Starbucks Planning 2-for-1 Split, Its First in Almost DecadeNick Turner
Starbucks Corp. is planning a 2-for-1 stock split, its first such move in almost a decade, after shares of the coffee-house chain reached a record high last month.
Investors of record on March 30 will receive an additional share for each one they hold, the Seattle-based company said in a statement on Wednesday. The shares will begin trading on a split-adjusted basis on April 9.
“This split is a direct reflection of the past seven years of increasing shareholder value,” Starbucks Chief Executive Officer Howard Schultz said in the statement. “Shareholders are experiencing an all-time high in value as we continue to deliver world-class customer service and, in turn, record profits and revenue.”
Starbucks’ action is an increasingly rare one in an American stock market that is dominated by institutional investors and exchange-traded funds, which don’t care about the absolute price of a share. Splits reached their apex in the 1990s when companies sought to broaden their appeal to individuals lured by the biggest bull market since the 1920s.
After Starbucks shares declined in 2007 and 2008, hurt by the recession and financial crisis, they have climbed for six straight years. The stock rose 1.6 percent to $95.85 as of 2:13 p.m. in New York on Wednesday, reaching a new intraday high.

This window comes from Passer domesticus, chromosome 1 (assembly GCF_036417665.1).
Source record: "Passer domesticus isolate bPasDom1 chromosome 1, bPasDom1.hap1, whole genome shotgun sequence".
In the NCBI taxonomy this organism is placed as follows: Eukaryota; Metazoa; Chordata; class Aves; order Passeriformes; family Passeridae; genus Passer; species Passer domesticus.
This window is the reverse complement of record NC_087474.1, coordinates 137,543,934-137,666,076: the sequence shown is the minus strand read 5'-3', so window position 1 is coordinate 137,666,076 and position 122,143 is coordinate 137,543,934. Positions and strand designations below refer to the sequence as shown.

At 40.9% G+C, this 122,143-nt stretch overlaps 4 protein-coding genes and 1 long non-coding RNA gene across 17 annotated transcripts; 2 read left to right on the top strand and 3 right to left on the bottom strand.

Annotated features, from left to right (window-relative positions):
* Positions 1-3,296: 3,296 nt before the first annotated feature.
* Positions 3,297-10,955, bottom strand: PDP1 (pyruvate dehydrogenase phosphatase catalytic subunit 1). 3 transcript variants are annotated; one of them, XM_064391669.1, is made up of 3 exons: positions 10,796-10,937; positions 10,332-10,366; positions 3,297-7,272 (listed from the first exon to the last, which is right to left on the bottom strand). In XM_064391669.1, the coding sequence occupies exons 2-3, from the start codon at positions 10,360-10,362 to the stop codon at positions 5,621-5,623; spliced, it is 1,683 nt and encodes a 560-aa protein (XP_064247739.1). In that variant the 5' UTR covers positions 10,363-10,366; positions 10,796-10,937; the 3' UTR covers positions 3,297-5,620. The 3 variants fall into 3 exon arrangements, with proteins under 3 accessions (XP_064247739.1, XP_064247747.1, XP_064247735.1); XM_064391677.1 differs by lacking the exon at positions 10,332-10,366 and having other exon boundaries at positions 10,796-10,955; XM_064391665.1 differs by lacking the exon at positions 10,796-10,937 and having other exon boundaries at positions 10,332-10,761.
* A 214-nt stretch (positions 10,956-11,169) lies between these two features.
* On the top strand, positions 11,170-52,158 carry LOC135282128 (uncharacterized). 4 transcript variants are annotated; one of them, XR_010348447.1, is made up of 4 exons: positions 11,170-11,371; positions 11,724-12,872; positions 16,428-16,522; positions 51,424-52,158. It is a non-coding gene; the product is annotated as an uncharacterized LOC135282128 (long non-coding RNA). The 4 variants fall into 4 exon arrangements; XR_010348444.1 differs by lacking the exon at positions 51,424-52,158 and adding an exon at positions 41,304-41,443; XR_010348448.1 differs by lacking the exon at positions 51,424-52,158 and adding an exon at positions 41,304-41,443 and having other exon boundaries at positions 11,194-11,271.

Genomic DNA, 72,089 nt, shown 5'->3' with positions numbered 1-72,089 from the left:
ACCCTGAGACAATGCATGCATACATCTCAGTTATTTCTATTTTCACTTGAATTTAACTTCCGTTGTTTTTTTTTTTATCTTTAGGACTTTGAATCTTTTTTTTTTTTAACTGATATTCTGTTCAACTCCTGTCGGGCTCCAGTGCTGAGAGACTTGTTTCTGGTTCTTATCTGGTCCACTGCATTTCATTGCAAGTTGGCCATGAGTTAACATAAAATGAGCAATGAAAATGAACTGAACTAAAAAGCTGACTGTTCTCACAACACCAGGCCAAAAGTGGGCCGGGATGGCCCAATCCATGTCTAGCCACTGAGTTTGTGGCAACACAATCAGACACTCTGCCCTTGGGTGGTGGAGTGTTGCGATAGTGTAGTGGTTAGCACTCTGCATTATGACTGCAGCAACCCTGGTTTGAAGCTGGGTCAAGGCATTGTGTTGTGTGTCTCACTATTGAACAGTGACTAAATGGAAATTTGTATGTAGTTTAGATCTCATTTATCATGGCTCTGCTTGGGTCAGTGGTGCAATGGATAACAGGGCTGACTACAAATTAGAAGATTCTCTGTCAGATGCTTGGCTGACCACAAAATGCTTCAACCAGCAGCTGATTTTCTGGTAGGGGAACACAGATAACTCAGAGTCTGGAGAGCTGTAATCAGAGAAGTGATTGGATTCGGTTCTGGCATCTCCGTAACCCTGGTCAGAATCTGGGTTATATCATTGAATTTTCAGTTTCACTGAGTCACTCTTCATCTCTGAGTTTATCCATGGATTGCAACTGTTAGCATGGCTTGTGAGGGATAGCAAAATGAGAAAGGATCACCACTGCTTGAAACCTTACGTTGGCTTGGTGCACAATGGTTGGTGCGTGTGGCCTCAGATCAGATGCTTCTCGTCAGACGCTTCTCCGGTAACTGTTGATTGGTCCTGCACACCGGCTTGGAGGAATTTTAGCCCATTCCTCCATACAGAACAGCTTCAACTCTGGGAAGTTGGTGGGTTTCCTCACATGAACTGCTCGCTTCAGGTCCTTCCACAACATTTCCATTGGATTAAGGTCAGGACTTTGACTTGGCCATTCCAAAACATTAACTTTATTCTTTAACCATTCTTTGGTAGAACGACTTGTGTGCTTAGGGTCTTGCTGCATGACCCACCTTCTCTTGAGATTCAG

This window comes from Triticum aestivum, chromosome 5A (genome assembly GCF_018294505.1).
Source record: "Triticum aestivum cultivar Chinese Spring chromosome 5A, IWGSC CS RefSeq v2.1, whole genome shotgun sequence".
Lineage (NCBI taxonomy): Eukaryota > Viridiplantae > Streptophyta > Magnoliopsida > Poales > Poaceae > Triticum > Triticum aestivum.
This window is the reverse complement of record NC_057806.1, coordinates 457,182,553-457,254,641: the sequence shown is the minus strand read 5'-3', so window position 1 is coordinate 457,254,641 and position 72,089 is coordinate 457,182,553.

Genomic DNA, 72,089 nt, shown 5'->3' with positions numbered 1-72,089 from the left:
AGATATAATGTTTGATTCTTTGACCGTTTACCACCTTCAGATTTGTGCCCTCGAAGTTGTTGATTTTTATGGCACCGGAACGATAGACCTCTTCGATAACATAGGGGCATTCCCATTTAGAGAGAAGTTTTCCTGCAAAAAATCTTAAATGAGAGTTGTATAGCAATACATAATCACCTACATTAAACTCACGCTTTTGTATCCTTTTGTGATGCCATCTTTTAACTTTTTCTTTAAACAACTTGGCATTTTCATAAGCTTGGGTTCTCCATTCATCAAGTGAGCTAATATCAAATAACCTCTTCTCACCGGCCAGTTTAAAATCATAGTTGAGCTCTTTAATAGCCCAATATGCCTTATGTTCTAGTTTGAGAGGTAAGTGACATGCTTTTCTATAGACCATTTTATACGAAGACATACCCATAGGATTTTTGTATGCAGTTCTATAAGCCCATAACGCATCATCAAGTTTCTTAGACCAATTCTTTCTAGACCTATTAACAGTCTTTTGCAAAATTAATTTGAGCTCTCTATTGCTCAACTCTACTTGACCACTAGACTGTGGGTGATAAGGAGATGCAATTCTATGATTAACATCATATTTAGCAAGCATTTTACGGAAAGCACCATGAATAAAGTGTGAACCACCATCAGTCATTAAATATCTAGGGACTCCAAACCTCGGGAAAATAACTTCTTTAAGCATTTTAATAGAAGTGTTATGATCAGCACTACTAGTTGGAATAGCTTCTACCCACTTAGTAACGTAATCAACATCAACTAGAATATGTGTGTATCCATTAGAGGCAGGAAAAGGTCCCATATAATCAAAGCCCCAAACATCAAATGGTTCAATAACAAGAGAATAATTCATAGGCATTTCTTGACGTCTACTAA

Starbucks, the world’s largest coffee-house chain, announced the split as part of its annual meeting in Seattle Wednesday. It also said it would test a new delivery service in Seattle and New York’s Empire State Building, letting customers get their lattes sent directly to their offices.
This is the company’s sixth 2-for-1 stock split since its initial public offering in 1992. The last one occurred in October 2005. While splits have become more rare, Starbucks isn’t the only major U.S. company that still relies on them. Apple Inc. and Visa Inc. have both announced splits in the past year.
Because of the change, Starbucks’ previously announced second-quarter earnings projection will equate to 32 cents a share, or 32 cents to 33 cents when excluding some items. For the year, profit will be $1.77 to $1.79 a share, or $1.55 to $1.57 when adjusted.